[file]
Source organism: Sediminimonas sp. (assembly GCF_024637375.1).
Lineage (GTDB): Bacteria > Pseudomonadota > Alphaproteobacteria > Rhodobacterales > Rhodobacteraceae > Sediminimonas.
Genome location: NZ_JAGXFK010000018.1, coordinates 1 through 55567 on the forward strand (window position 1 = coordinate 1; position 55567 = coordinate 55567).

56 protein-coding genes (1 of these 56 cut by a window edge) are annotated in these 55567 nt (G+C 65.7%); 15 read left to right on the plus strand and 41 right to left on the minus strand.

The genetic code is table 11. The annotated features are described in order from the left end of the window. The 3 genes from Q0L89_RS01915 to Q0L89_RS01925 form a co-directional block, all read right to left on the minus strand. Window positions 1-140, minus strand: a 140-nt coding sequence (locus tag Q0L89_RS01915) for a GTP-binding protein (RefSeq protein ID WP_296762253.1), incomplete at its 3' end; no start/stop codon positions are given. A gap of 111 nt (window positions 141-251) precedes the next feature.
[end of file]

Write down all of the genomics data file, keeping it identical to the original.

Source organism: Sediminimonas sp. (assembly GCF_024637375.1).
Lineage (GTDB): Bacteria > Pseudomonadota > Alphaproteobacteria > Rhodobacterales > Rhodobacteraceae > Sediminimonas.
Genome location: NZ_JAGXFK010000018.1, coordinates 1 through 55567 on the forward strand (window position 1 = coordinate 1; position 55567 = coordinate 55567).

56 protein-coding genes (1 of these 56 cut by a window edge) are annotated in these 55567 nt (G+C 65.7%); 15 read left to right on the plus strand and 41 right to left on the minus strand.

The genetic code is table 11. The annotated features are described in order from the left end of the window. The 3 genes from Q0L89_RS01915 to Q0L89_RS01925 form a co-directional block, all read right to left on the minus strand. Window positions 1-140, minus strand: a 140-nt coding sequence (locus tag Q0L89_RS01915) for a GTP-binding protein (RefSeq protein ID WP_296762253.1), incomplete at its 3' end; no start/stop codon positions are given. A gap of 111 nt (window positions 141-251) precedes the next feature.